Jammu and Kashmir’s Precarious Natural Vulnerabilities Clash with Development: Reckless Construction and Human Activity Spur Natural Disasters, Endangering Ecosystems.
By Mool Raj
In a region susceptible to seismic upheaval, nestled within the high-risk Zones IV and V, Jammu and Kashmir (J&K) finds itself perilously positioned. Yet, a disturbing trend persists – rampant construction activities in ecologically fragile zones, disregarding the harsh lessons of history. Cast your mind back to October 8, 2005, when a mighty 7.6 magnitude earthquake wreaked havoc upon J&K, leaving a trail of devastation in its wake. A Wake-Up Call
Jammu and Kashmir, with its distinctive topography, bears the burden of a turbulent history plagued by earthquakes, floods, landslides, and lately, unpredictable climate shifts. Environmental experts assert that many of these natural disasters can be traced back to reckless developmental projects and the ruthless exploitation of our natural treasures, including water bodies, orchards, agricultural fields, mountains, and forests. The accelerated pace of human activity also bears blame for the alarming rate of glacier melt within J&K.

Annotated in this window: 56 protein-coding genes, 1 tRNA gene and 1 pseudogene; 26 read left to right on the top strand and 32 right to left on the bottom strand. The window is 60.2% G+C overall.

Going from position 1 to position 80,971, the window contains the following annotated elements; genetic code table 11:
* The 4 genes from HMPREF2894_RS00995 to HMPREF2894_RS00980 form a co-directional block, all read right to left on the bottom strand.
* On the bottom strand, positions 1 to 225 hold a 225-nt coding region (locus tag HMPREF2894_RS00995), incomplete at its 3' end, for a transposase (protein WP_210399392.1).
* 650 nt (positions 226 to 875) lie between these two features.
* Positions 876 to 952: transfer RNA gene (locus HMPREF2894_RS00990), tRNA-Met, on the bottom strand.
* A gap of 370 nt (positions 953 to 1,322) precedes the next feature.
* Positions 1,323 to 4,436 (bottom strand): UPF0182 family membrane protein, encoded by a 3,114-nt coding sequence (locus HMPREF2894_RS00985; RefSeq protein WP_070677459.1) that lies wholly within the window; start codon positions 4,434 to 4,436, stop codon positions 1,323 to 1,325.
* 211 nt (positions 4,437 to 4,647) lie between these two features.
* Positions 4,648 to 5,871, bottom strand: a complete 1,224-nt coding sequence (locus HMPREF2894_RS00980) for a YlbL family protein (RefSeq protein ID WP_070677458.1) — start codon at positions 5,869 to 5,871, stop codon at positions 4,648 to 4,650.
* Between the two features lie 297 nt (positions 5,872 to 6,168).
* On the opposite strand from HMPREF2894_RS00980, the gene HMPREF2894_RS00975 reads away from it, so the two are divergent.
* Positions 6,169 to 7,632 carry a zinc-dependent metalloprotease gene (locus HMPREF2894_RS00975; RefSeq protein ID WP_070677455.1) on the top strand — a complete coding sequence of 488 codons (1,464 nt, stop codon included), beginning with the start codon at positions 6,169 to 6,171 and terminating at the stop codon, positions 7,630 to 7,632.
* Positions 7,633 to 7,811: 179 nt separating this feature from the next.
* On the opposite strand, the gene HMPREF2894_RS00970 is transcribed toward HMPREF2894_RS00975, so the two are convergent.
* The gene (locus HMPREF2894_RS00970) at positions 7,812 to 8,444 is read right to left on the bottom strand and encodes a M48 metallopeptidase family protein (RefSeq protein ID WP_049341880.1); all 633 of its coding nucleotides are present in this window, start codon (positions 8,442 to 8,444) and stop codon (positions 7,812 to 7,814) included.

The tale unfolds, as heedless execution of developmental undertakings continues to disrupt delicate ecosystems. Tragically, we appear unrepentant and indifferent to nature’s plight, oblivious to the repercussions. In return, nature unleashes its wrath through catastrophic natural calamities.
Consider the events of September 7, 2014, when torrential rainfall triggered massive water surges from the higher reaches, inundating the Jhelum, Chenab, and Tawi basins. The resultant floods, a catastrophic consequence of this deluge, wreaked havoc upon J&K. Shockingly, it’s estimated that the 2014 floods surpassed the Jhelum’s carrying capacity by a staggering fivefold.
Even in the face of overwhelming evidence, some still attribute the majority of these floods to human activities, particularly unrestrained construction in the floodplains of the Jhelum over recent decades. These wetlands, once guardians against inundation, have lost their effectiveness due to conversion into agricultural or concrete expanses.
Ecologically vital wetlands within the Jhelum floodplains, such as Hokersar, Bemina wetland, Narakara wetland, Batamaloo numbal, Rakh-e-arth, Anchar lake, and Gilsar, now stand degraded, victims of relentless encroachment and urban sprawl. Their deterioration has severely impaired their ability to absorb floodwaters.